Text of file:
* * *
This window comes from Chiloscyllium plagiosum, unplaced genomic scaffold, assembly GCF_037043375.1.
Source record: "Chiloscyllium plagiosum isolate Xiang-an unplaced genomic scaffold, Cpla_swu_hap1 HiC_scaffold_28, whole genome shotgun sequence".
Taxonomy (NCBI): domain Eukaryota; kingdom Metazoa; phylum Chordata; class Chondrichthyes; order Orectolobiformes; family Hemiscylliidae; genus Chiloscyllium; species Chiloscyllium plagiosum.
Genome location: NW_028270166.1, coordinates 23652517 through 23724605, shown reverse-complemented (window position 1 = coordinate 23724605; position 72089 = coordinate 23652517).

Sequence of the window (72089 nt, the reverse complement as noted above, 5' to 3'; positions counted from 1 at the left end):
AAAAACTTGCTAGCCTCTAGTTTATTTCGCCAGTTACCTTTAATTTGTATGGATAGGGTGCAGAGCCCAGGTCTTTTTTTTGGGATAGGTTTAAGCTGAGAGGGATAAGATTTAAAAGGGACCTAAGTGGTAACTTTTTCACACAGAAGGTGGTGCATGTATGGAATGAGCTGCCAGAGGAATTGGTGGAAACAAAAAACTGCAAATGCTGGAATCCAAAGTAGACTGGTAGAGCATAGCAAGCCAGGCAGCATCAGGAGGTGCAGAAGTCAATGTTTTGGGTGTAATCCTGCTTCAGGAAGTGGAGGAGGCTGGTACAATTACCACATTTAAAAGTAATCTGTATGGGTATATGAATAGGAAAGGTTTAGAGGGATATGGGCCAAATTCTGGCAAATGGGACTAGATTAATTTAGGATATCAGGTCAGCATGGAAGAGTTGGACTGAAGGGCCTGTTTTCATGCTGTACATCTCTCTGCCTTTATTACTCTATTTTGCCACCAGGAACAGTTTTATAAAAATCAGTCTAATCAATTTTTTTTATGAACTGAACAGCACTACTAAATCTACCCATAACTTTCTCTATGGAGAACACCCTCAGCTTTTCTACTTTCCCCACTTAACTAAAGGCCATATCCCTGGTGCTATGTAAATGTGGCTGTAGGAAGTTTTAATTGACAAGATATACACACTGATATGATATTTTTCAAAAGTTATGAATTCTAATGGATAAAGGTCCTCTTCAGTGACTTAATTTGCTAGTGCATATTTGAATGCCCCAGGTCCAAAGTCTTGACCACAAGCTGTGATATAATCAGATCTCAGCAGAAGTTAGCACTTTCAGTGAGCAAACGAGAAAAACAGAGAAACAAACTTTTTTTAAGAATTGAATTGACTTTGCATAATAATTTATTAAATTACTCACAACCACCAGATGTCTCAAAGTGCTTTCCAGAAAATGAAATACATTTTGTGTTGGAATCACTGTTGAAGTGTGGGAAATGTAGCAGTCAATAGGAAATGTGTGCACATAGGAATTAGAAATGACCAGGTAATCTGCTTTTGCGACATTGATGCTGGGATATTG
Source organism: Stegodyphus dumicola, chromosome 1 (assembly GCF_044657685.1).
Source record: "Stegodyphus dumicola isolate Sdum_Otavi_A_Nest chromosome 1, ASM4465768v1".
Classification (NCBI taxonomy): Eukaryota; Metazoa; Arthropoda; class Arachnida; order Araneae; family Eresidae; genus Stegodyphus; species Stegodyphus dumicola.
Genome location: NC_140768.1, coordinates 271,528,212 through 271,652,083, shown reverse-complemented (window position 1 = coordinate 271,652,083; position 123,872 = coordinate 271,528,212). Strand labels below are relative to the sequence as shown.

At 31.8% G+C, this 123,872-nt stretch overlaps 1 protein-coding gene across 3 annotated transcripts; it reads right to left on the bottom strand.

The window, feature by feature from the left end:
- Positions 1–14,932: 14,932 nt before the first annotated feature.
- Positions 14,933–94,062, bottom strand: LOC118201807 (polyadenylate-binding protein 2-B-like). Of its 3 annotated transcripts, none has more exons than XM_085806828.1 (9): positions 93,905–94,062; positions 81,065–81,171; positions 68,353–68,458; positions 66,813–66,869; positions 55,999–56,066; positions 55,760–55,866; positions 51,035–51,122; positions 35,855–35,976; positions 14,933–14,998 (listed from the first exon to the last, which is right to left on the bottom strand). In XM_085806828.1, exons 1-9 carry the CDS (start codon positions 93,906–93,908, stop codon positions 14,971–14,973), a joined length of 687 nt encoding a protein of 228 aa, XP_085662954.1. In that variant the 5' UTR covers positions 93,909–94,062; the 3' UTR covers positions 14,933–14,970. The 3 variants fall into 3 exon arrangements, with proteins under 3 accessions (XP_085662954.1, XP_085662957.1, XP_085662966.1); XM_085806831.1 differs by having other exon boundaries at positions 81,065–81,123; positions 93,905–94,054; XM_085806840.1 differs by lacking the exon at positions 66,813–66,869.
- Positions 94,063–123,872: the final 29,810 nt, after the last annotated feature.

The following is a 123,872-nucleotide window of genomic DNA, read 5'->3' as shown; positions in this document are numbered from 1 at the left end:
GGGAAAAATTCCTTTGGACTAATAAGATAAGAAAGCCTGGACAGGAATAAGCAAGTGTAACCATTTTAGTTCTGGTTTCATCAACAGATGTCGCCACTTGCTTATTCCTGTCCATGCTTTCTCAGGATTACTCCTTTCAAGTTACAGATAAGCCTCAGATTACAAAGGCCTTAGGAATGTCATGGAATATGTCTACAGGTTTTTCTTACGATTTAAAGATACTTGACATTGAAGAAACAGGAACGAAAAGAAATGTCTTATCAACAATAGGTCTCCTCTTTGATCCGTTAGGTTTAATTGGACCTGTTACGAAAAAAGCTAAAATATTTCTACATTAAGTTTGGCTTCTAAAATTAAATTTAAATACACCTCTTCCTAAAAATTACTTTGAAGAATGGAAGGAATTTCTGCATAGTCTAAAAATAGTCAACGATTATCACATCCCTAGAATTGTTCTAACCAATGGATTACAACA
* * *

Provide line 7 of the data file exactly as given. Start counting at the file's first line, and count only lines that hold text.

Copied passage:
Source organism: Stegodyphus dumicola, chromosome 1 (assembly GCF_044657685.1).